Sydney Arrington, CESP
Began at Teachwell:
Why did you choose this field?
I chose this field because I enjoy working directly with people, as well as being able to the see the direct impact I along with a whole team of staff can make in someone's life.
What did you think you were going to be when you grew up?
I was never a kid that decided on just one thing, but I always knew I wanted to work with people. My senior year of high school I thought I was going to be a nurse. My first three years of college I thought I was going to be a teacher, and going into my senior year of college I switched my major to psychology. I still don't know what I want to be, but I do know that I want to continue to help others.
What or who most inspires you?
My mom inspires me the most.
I believe Teachwell is a wonderful company that values the importance of education. I love that way the company facilitates learning at the highest level to help all students reach their greatest potential.
What are you proudest of?
I am most proud of my siblings and their children for upgrading my name to Auntie Syd.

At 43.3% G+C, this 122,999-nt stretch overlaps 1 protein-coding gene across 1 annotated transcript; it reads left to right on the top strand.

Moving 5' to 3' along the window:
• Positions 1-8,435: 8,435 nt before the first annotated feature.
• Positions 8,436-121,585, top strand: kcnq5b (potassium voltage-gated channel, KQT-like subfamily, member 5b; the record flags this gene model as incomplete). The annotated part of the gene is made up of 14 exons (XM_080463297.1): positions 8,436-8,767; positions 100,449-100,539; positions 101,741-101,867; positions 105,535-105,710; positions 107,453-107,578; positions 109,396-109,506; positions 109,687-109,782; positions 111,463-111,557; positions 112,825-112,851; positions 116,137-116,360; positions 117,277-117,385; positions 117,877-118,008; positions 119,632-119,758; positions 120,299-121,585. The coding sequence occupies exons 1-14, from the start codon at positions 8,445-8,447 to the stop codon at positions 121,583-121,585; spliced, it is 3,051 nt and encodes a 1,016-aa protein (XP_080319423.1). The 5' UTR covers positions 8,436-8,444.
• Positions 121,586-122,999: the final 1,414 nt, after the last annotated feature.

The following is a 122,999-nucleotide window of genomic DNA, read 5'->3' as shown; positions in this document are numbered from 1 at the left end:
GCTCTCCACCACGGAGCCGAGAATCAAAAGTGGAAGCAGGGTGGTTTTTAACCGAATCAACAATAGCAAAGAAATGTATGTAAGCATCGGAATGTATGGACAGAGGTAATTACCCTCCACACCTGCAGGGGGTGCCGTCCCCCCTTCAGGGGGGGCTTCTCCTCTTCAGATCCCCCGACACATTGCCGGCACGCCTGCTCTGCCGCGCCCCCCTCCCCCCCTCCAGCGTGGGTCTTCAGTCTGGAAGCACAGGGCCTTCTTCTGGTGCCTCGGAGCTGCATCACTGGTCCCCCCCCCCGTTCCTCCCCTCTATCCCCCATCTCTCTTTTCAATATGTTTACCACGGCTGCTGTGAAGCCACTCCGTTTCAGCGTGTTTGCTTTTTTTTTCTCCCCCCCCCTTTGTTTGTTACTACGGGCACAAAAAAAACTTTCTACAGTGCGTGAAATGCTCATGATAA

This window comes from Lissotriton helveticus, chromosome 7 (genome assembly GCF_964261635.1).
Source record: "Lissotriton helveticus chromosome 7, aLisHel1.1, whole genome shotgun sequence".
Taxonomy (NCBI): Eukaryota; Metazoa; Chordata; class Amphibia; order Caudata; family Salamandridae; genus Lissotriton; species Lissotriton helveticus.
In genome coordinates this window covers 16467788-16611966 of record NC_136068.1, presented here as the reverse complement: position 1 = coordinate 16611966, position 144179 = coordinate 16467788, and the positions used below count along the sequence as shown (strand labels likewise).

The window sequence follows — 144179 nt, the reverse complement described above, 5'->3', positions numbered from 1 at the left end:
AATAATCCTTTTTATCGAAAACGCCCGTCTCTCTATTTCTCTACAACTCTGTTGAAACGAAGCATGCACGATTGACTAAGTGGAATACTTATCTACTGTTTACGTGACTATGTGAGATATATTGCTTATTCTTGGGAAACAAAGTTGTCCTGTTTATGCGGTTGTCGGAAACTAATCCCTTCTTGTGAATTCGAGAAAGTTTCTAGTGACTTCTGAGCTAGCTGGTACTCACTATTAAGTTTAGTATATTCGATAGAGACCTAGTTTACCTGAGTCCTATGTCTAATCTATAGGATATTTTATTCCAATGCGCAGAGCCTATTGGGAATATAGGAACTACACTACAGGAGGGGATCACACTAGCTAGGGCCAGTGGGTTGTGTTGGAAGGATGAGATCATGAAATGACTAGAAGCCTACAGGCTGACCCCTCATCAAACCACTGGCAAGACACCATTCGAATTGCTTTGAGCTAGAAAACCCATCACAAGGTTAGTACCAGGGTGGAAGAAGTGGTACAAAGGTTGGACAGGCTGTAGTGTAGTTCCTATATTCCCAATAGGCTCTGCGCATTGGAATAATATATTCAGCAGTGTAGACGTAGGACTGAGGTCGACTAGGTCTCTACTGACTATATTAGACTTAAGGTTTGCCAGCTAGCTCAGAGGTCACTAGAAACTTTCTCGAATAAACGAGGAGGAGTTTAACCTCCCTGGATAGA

How do you hope to make a difference?
I hope to make a difference by making all students feel seen, heard, and respected. Through this students will find the enjoyment in learning, and know they are in a safe place.
What lessons has your work life taught you?
Through working I have learned that showing up every day with a positive mindset can make all the difference.
What is your background? Experience, degrees, skills, etc.?
I have my Bachelor's degree in Psychology from Bemidji State University. I spent my first 3.5 years of college pursuing Social Studies Education and basketball coaching before making the switch to Psychology. While in college I worked as a Direct Support Professional in a residential setting for adults of all abilities. During this time I was also involved with Special Olympics of Minnesota both as coach and unified partner. I am currently coaching girls basketball at Washington High School.
People would be surprised to know that . . .
despite the fact that I was viewed as an athlete the majority of my life I am deeply inquisitive.